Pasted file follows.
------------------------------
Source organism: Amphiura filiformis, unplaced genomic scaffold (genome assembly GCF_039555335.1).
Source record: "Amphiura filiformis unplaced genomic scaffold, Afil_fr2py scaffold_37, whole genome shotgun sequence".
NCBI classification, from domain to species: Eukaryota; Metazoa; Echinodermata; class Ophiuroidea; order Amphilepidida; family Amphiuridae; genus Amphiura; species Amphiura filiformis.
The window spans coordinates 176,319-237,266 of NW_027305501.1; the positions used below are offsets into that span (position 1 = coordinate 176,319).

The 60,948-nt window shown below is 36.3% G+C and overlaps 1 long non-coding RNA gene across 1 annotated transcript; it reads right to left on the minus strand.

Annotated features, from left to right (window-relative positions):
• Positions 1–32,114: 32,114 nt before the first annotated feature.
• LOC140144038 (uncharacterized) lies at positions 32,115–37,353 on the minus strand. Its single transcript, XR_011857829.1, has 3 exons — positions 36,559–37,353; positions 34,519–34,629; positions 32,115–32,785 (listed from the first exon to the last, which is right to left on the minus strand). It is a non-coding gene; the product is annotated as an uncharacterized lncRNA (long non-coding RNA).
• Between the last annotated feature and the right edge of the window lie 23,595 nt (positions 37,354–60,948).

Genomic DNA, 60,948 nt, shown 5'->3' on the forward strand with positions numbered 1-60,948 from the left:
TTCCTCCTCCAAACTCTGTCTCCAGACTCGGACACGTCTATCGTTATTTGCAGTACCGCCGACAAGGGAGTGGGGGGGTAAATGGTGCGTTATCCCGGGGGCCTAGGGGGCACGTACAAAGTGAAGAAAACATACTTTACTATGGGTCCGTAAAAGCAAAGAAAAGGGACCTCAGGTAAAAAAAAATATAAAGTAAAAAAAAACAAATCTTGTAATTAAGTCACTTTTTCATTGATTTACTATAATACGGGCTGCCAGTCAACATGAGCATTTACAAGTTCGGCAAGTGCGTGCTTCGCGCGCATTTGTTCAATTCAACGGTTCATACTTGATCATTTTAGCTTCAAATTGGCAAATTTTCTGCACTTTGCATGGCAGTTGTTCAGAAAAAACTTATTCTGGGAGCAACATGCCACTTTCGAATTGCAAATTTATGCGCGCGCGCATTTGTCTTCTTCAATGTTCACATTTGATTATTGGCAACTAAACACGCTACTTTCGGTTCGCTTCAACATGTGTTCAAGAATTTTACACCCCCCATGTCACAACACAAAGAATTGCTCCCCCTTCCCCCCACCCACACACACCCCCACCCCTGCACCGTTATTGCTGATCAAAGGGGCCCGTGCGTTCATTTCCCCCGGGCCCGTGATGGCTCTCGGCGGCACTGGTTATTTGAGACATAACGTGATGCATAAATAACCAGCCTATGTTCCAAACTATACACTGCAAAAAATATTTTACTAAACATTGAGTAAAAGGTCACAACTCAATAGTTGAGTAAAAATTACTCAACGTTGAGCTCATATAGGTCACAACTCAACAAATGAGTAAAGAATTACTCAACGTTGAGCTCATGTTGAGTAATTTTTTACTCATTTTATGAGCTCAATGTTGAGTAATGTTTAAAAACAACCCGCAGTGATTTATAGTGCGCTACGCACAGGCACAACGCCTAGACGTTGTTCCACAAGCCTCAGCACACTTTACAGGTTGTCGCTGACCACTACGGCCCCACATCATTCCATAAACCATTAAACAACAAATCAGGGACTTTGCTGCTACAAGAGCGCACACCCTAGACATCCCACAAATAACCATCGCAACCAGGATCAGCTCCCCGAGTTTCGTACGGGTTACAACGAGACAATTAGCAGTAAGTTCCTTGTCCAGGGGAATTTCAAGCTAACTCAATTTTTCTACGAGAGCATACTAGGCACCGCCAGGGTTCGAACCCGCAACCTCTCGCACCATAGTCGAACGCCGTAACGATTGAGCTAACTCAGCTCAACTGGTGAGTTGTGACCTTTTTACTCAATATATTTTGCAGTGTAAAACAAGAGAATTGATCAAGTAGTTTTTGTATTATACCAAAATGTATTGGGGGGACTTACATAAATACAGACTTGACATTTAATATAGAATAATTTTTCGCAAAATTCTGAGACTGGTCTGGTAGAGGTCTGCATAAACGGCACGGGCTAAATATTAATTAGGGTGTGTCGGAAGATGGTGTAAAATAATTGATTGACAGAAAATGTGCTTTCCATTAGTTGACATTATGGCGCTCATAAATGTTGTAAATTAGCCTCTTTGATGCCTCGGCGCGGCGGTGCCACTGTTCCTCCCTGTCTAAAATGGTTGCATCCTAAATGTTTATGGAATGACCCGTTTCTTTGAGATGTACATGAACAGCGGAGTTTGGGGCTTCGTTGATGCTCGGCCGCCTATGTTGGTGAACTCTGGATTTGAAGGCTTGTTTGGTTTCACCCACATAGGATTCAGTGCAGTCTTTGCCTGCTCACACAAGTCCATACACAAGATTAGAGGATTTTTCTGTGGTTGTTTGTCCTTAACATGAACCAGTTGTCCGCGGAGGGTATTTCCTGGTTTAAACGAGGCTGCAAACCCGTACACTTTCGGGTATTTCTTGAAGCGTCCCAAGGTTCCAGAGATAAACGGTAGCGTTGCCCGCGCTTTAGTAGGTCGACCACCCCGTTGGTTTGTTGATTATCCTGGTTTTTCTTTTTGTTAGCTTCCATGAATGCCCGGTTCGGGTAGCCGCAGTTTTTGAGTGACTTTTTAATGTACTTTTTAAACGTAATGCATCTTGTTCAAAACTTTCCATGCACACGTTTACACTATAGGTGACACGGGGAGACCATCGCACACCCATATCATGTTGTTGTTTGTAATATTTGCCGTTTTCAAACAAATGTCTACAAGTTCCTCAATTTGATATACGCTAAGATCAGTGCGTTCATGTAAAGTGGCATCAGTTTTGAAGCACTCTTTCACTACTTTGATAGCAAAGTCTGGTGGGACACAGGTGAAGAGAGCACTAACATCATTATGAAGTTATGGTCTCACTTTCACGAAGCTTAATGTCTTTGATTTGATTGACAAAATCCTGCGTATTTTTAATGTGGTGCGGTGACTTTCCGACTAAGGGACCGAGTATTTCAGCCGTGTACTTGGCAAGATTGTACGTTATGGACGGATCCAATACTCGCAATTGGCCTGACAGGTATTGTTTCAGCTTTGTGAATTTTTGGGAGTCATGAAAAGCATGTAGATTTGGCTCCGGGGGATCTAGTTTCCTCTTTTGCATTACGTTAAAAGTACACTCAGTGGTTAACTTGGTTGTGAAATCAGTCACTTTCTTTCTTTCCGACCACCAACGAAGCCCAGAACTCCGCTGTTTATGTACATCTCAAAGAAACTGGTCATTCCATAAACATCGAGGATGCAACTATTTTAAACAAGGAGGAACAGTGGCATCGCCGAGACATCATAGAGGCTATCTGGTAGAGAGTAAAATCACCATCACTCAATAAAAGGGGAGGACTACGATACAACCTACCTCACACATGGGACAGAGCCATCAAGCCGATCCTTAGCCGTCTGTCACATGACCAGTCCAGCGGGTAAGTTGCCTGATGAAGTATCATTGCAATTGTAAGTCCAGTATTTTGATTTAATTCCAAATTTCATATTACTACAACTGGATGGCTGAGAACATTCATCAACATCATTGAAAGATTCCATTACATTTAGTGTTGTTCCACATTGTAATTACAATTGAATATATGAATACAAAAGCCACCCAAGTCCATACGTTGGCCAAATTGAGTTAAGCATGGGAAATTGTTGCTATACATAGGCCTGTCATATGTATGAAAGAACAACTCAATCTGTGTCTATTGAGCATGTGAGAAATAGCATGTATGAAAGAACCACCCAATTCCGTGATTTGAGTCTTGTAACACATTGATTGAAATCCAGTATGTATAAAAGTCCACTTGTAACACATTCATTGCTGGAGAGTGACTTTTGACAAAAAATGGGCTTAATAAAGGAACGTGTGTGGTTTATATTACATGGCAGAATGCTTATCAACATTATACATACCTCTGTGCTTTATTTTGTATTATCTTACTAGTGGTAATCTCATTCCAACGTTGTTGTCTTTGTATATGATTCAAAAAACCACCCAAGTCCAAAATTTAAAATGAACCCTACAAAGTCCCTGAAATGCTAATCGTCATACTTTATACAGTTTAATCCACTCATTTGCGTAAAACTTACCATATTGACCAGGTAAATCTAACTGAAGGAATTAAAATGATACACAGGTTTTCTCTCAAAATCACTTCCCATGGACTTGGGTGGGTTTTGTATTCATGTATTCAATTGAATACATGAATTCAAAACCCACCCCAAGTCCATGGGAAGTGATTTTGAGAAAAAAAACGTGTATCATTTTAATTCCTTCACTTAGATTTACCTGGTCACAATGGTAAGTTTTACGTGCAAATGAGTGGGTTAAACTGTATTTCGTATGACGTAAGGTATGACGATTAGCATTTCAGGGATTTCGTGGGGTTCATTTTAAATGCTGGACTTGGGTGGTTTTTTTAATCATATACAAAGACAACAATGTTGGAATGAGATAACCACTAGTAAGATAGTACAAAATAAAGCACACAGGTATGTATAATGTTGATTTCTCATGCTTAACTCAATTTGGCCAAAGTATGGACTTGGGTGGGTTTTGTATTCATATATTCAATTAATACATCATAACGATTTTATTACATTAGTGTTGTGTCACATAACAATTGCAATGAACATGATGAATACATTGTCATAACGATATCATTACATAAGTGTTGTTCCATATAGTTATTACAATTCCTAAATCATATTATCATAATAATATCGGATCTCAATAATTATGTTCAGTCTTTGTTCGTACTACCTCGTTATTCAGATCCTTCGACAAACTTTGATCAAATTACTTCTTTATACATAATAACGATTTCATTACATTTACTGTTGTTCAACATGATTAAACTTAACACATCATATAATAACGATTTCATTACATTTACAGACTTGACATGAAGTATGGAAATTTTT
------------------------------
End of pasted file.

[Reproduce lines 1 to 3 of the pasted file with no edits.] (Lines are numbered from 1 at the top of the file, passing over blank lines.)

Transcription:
Source organism: Amphiura filiformis, unplaced genomic scaffold (genome assembly GCF_039555335.1).
Source record: "Amphiura filiformis unplaced genomic scaffold, Afil_fr2py scaffold_37, whole genome shotgun sequence".
NCBI classification, from domain to species: Eukaryota; Metazoa; Echinodermata; class Ophiuroidea; order Amphilepidida; family Amphiuridae; genus Amphiura; species Amphiura filiformis.